Thanks for the others.
I’m a new subscriber. What is the meaning of the three vertical bars to the right of the forward symbol on the bar of actions below the tweet? I’m thinking I don’t have something set up correctly.
Hello Doug, Thank you for your comment and welcome to the world of Twitter!
This blog post has recently been updated with the latest symbols used on the platform. Regarding the one with 3 vertical lines you mentioned, I am thinking you meant the Analytics symbol, as that is the closest to your description. There is now a more detailed explanation of this in this post.
If you have any other questions please don’t hesitate to ask. – Tom
Simple language and very useful for a new twitterers. Thank you.
Simple language and very useful for a new twitterers. Thank you for your useful information. Keep Posting new trends.
Finally the complete list explained in simple language
Thank you somuch for doing Twitter’s job. I spent over an hour looking for some symbols in Twitter help to no avail. THANK YOU, THANK YOU, THANK YOU.
Glad you found it useful, James!
Namaste!!! Mark Tillison Ji,
Kudos to you for posting such an article which is simple, clear, informative, useful and exhaustive and Twitter’s Help Centre is match for the above post.
Thank You so much!
There was a typo mistake. I meant Twitter’s Help Centre is “NO” match for the above post.
I’m wondering why the speech balloon icon (symbol, if you prefer), which is on the left at the bottom of every tweet, is not included in this otherwise comprehensive summary. This absence was also noted by Kay, above, on Aug. 30, where she refers to it as “a round shape with a pointy bit going down.” I too, would like to know exactly what it’s for.
Hi, Paul. Sorry for taking so long to get back to your comment.
We’ve updated this article and it now includes the speech balloon icon. If you click on it, you can reply to tweets.
Hope this helps!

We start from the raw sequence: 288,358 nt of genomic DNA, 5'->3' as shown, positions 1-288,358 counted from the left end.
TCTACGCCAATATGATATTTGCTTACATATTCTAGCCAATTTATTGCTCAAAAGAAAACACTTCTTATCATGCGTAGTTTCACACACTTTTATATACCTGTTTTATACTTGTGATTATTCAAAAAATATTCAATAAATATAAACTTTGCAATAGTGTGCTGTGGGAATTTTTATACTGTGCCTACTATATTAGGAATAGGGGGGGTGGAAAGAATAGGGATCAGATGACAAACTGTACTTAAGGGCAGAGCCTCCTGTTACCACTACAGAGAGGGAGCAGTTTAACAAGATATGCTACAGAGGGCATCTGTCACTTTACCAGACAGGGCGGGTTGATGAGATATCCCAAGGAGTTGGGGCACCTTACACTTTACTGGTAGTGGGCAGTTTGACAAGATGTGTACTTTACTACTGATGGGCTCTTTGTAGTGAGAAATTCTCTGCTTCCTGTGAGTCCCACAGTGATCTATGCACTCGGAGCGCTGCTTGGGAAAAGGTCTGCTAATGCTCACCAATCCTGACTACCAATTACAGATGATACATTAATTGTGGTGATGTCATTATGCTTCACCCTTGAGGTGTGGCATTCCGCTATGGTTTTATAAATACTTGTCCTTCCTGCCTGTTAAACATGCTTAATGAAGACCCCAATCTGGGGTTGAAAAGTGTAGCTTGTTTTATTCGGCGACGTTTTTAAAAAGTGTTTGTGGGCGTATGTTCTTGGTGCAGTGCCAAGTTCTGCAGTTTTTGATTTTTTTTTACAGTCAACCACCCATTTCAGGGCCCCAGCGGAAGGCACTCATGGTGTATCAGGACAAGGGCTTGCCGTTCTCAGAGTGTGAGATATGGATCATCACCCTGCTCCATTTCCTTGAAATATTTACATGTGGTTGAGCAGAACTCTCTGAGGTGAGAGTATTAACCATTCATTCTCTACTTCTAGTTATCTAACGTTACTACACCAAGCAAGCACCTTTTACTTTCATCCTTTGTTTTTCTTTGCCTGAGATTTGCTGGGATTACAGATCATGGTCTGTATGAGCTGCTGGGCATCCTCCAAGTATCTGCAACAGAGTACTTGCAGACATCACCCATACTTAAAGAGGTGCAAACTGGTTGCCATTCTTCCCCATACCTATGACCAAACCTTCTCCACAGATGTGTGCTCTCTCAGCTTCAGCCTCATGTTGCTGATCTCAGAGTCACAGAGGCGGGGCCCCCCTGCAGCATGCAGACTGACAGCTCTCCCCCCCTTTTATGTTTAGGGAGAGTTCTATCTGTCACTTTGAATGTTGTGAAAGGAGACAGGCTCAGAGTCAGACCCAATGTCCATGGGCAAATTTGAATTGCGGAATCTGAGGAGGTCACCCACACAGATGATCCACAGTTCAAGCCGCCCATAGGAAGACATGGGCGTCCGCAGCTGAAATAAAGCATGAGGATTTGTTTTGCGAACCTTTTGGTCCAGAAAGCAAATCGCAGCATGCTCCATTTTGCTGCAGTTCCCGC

There is no thumbs up or thumbs down. How do I agree or disagree with a tweet?
A very prominent icon not mentioned here is the word bubble icon, a circle with a dangly bit pointing down. It seems like a glaring omission.
Are you referring to the speech bubble icon? If so, that one’s on the list now 🙂
I want to know how to Reply to a tweet – I cannot find an icon indicating “Reply”
Hi, Jann! To reply to tweets, you just need to click the speech bubble underneath them.
Let us know if you have any more questions!
Hi, There is a plus sign on my twitter profile pic and I can’t get rid of it. I have a pic already and don’t want another one. How to delete it?
Hi – thanks for your comment!
Is this plus sign only showing up on your profile picture? And is it clickable?
What does a lock or purse mean on Twitter near my name?
This means that your account is set to private. No one can see your tweets when they view your profile.
Hope that helps!
Thanks for that. I’ve avoided Twitter till now in case I click on something silly and attract the wrong kind of attention. Now I’m there, I’m mostly lurking… I’d sort of guessed most of them, but it’s good to have some clarification aimed at the totally Twitterless
I am only posting this comment because I am forced to tell you how vital this page is to my January 2021 survival!! This data was no where else that I could find and your explanations are PERFECT. Take a bow and hear the applause!
I’m so glad you’ve found this useful – it’s always great to hear!
Can you identify the symbol on Twitter appearing next to a name that is black and resembles a briefcase or handbag
Good spot! What you are seeing is the padlock indicating that the account you are viewing is private.